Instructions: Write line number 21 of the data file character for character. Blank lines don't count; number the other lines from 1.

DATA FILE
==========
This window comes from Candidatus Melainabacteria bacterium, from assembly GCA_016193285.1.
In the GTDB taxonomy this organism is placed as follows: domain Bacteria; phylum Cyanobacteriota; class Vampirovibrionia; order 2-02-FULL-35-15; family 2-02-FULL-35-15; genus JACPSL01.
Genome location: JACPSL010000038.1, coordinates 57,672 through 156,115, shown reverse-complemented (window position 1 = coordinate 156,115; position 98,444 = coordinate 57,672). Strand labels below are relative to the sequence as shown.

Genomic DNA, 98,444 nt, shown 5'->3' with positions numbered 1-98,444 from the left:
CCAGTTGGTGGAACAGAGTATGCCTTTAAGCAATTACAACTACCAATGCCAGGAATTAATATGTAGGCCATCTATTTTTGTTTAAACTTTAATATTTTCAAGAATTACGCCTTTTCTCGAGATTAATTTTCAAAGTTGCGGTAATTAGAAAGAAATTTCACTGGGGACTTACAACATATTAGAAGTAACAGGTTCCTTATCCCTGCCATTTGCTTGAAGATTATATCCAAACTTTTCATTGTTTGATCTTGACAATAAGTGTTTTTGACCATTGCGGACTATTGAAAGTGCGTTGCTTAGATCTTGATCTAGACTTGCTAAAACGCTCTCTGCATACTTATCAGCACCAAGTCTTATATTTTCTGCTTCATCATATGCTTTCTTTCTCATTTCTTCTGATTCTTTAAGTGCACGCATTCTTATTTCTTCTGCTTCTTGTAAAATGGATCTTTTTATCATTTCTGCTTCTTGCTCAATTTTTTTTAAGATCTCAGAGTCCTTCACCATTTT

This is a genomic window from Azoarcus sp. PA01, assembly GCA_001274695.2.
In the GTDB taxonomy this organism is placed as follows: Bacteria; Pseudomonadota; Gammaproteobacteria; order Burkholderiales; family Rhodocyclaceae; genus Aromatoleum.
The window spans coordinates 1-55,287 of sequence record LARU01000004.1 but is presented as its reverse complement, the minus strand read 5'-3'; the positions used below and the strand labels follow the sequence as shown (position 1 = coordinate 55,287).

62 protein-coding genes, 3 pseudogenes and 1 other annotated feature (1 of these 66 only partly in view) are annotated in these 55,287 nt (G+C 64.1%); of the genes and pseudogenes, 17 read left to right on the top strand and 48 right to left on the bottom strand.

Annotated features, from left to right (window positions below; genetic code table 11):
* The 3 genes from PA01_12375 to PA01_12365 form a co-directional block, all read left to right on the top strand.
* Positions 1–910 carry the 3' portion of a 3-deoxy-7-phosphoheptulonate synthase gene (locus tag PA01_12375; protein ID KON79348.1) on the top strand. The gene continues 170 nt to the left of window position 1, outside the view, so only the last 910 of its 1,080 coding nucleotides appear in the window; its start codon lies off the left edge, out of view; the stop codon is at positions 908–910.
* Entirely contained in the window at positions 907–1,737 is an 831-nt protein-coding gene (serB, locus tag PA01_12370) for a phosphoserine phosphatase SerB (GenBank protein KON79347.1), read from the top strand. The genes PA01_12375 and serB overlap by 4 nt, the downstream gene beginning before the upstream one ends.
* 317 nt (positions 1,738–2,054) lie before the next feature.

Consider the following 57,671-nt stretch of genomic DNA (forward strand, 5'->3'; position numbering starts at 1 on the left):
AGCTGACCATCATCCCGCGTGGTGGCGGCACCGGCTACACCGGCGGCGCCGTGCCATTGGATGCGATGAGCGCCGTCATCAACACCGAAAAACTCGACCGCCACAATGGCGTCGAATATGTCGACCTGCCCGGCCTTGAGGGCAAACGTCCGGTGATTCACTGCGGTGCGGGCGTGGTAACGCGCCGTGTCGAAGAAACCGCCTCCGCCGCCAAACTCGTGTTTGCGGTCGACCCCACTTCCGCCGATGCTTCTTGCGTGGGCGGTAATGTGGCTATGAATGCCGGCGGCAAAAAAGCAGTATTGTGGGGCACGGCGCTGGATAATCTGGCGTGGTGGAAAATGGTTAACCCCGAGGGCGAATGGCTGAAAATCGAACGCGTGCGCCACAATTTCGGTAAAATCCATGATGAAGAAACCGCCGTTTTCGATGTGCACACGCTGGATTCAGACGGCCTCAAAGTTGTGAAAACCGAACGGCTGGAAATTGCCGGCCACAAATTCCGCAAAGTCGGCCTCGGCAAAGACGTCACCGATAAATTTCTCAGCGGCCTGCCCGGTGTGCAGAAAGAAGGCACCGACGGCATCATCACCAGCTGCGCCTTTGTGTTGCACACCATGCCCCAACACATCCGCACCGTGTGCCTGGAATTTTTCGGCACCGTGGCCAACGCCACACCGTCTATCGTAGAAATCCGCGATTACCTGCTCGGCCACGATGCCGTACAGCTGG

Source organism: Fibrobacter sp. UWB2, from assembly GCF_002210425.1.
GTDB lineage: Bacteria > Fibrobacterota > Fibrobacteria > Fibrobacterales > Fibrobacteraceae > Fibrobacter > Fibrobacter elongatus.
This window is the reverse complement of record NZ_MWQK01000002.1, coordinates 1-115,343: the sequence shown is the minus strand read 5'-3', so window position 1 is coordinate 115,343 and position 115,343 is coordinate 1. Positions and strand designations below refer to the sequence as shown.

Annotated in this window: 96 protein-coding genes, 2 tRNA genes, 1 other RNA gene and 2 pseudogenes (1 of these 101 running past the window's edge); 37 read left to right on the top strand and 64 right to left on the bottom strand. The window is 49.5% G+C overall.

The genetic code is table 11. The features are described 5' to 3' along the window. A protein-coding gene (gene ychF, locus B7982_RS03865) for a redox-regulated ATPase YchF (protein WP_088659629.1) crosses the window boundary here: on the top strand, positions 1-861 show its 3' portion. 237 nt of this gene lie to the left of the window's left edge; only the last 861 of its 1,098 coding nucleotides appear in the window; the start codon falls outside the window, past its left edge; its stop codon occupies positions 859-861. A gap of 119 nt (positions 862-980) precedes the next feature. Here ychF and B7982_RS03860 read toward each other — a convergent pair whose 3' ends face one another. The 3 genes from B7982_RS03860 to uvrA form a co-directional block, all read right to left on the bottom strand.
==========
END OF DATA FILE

The genetic code is table 11. The features are described 5' to 3' along the window. A protein-coding gene (gene ychF, locus B7982_RS03865) for a redox-regulated ATPase YchF (protein WP_088659629.1) crosses the window boundary here: on the top strand, positions 1-861 show its 3' portion. 237 nt of this gene lie to the left of the window's left edge; only the last 861 of its 1,098 coding nucleotides appear in the window; the start codon falls outside the window, past its left edge; its stop codon occupies positions 859-861. A gap of 119 nt (positions 862-980) precedes the next feature. Here ychF and B7982_RS03860 read toward each other — a convergent pair whose 3' ends face one another. The 3 genes from B7982_RS03860 to uvrA form a co-directional block, all read right to left on the bottom strand.